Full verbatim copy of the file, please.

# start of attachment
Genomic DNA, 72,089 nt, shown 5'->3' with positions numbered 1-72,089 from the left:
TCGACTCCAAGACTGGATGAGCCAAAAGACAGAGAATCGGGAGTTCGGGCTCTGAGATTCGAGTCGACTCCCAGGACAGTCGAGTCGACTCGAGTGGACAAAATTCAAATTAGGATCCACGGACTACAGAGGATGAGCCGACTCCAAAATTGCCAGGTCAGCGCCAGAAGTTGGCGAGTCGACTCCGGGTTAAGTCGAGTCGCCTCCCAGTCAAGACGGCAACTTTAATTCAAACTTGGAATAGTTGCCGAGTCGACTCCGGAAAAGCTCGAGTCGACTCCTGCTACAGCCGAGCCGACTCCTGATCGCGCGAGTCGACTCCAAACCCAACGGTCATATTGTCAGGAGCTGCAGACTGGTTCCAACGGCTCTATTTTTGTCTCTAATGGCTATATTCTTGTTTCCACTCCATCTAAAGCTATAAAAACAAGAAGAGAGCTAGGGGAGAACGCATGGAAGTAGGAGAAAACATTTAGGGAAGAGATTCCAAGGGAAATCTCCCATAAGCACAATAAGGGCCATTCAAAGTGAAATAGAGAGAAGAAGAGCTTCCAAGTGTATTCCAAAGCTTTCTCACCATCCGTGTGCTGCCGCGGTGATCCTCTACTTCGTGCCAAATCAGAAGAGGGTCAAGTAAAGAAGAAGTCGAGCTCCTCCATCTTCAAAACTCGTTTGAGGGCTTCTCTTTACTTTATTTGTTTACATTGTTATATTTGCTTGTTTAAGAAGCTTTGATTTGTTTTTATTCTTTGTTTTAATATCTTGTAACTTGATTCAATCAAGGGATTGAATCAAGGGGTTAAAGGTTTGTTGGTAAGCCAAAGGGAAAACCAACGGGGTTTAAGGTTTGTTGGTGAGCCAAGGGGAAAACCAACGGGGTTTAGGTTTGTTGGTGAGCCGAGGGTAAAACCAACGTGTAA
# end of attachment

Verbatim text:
Genomic DNA, 72,089 nt, shown 5'->3' with positions numbered 1-72,089 from the left:
TCGACTCCAAGACTGGATGAGCCAAAAGACAGAGAATCGGGAGTTCGGGCTCTGAGATTCGAGTCGACTCCCAGGACAGTCGAGTCGACTCGAGTGGACAAAATTCAAATTAGGATCCACGGACTACAGAGGATGAGCCGACTCCAAAATTGCCAGGTCAGCGCCAGAAGTTGGCGAGTCGACTCCGGGTTAAGTCGAGTCGCCTCCCAGTCAAGACGGCAACTTTAATTCAAACTTGGAATAGTTGCCGAGTCGACTCCGGAAAAGCTCGAGTCGACTCCTGCTACAGCCGAGCCGACTCCTGATCGCGCGAGTCGACTCCAAACCCAACGGTCATATTGTCAGGAGCTGCAGACTGGTTCCAACGGCTCTATTTTTGTCTCTAATGGCTATATTCTTGTTTCCACTCCATCTAAAGCTATAAAAACAAGAAGAGAGCTAGGGGAGAACGCATGGAAGTAGGAGAAAACATTTAGGGAAGAGATTCCAAGGGAAATCTCCCATAAGCACAATAAGGGCCATTCAAAGTGAAATAGAGAGAAGAAGAGCTTCCAAGTGTATTCCAAAGCTTTCTCACCATCCGTGTGCTGCCGCGGTGATCCTCTACTTCGTGCCAAATCAGAAGAGGGTCAAGTAAAGAAGAAGTCGAGCTCCTCCATCTTCAAAACTCGTTTGAGGGCTTCTCTTTACTTTATTTGTTTACATTGTTATATTTGCTTGTTTAAGAAGCTTTGATTTGTTTTTATTCTTTGTTTTAATATCTTGTAACTTGATTCAATCAAGGGATTGAATCAAGGGGTTAAAGGTTTGTTGGTAAGCCAAAGGGAAAACCAACGGGGTTTAAGGTTTGTTGGTGAGCCAAGGGGAAAACCAACGGGGTTTAGGTTTGTTGGTGAGCCGAGGGTAAAACCAACGTGTAA